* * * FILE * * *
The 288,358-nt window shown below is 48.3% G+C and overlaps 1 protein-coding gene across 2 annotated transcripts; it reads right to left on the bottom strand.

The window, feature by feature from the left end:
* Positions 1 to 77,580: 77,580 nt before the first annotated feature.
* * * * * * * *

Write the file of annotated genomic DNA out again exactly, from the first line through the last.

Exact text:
The 288,358-nt window shown below is 48.3% G+C and overlaps 1 protein-coding gene across 2 annotated transcripts; it reads right to left on the bottom strand.

The window, feature by feature from the left end:
* Positions 1 to 77,580: 77,580 nt before the first annotated feature.